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In a bomb calorimeter, the reaction occurs at a constant volume, hence we say that the heat absorbed by the water in the surroundings is equal to the change in internal energy for the reaction. But, problems in textbooks involve the reaction inside the calorimeter to be occuring at constant temperature, but for an ideal gas, internal energy depends only on temperature, so if temperature remains constant, what actually causes the internal energy change?

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    $\begingroup$ Try to pay more attention to the question formulation. While the topic may be confusing to you, the question itself, including your own prior analysis, should be clear. $\endgroup$
    – Poutnik
    Aug 29, 2023 at 17:33

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The total differential for the inner energy is:

$$ \mathrm{d} U = T \mathrm{d} S - p \mathrm{d} V + \mu \mathrm{d} n$$

In a chemical reaction, the chemical amount $n$ for each species changes (and the chemical potential is not the same for each species). So you expect a change in inner energy (even ignoring the $T \mathrm{d} S$ term, which is discussed further here).

Another way of saying this is that you break bonds and make bonds (and they don't have the same strength, and you might have more or fewer bonds after the reaction), turning one ideal gas into another, and that changes the inner energy.

Take the simplest example:

$$\ce{2H(g) -> H2(g)}$$

The number of particles changes, you have bonds in the product and none in the reactants - surely the inner energy is allowed to change.

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  • $\begingroup$ If I for example consider the combustion of 1mol liquid oxalic acid to give carbon dioxide gas and liquid water at 27°C in a bomb calorimeter, if I subtract the values of the absolute value of the internal energy of the products from reactants, by using the formula U=f/2nRT for finding absolute value of internal energy, I find that the internal energy change for the reaction is +ve, but it is exothermic reaction so, Q is-ve, how is this consistent with the 1st law of thermodynamics? $\endgroup$ Aug 29, 2023 at 16:34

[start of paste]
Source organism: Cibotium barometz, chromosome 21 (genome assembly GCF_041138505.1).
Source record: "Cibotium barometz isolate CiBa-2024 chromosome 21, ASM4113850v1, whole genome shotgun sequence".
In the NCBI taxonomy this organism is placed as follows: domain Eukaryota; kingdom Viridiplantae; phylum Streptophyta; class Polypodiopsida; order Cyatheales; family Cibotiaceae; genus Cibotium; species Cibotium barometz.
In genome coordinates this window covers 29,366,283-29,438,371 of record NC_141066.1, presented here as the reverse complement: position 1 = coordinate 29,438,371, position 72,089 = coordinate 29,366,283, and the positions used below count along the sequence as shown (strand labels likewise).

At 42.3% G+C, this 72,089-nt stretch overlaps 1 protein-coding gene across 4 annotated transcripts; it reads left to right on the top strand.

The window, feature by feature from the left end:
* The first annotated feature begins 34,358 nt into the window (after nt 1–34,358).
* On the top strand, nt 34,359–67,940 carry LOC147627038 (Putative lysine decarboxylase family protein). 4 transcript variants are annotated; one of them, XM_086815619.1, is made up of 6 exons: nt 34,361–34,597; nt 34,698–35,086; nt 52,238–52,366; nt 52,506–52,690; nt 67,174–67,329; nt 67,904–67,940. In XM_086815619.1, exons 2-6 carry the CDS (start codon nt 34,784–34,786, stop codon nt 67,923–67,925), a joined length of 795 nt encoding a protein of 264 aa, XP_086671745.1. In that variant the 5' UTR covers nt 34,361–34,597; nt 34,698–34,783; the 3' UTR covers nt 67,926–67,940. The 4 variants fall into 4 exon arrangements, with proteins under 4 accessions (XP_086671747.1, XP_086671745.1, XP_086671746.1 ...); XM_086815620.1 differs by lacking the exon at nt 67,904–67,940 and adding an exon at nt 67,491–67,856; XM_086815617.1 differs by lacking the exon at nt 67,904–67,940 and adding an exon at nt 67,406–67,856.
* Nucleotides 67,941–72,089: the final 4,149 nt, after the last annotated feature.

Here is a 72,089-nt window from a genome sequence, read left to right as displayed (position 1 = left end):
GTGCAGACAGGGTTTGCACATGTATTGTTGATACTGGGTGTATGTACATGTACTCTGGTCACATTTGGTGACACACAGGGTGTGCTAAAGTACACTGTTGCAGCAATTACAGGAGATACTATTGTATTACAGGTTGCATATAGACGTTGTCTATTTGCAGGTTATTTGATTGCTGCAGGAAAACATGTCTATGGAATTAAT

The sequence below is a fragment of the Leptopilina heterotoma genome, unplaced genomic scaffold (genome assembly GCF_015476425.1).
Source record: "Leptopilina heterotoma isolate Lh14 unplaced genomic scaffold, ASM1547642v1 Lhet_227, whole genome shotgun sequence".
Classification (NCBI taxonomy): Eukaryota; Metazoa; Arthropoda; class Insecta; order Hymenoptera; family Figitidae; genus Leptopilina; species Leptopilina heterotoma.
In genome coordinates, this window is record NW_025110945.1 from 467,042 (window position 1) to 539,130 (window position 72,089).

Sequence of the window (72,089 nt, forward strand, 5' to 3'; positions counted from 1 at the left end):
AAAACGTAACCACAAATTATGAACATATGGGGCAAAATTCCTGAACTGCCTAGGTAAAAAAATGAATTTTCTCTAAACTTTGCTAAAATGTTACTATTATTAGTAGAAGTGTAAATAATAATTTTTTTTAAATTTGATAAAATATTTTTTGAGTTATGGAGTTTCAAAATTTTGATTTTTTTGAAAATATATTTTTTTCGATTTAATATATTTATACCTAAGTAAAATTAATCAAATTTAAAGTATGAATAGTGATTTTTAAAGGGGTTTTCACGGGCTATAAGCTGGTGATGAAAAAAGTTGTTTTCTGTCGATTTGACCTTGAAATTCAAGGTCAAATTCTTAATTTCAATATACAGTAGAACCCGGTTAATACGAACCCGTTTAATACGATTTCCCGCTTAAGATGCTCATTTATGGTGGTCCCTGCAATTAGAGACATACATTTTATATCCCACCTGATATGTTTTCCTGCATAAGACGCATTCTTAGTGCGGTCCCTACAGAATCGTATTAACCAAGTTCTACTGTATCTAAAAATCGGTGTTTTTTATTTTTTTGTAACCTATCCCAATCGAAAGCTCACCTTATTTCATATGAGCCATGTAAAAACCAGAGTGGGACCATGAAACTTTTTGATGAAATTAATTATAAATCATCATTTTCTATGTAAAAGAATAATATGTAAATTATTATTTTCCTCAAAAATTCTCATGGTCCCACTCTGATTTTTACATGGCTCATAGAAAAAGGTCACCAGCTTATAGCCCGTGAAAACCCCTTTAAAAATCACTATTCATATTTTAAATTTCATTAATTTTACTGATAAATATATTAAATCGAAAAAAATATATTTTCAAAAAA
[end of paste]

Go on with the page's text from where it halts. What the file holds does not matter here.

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    $\begingroup$ That formula just describes the translational energy of the gas. This is correct for mono-atomic ideal gases. Here, all your reactants and products have bonds, and most of them are not even in the gas state, so you are missing a lot of "types of energies" in your formula. $\endgroup$
    – Karsten
    Aug 29, 2023 at 16:40
  • $\begingroup$ @Kartsen , ok I understood that, can you also tell why when finding the enthalpy change for a reaction occuring in a bomb calorimeter at constant temperature, in the formula delta H=deltaU+deltaPV, in place of delta PV we use delta n(g)RT, where delta n(g) denotes difference in number of moles of gases after and before the reaction, this formula is only for ideal gases, but as in the reaction of oxalic acid is stated above, some of the products are liquid, but an ideal gas can never liquify, but still how we use the ideal gas formula for enthalpy calculations? $\endgroup$ Aug 29, 2023 at 16:57
  • $\begingroup$ The melting point of anhydrous oxalic acid is about 190 deg C. $\endgroup$
    – Poutnik
    Aug 29, 2023 at 17:30
  • $\begingroup$ @Kartsen , is the formula U=f/2nRT not valid for diatomic or triatomic gases? I thought it was valid for all ideal gases, only the values of f will change accordingly as the gas is diatonic, monoatomic or triatomic $\endgroup$ Aug 29, 2023 at 19:10

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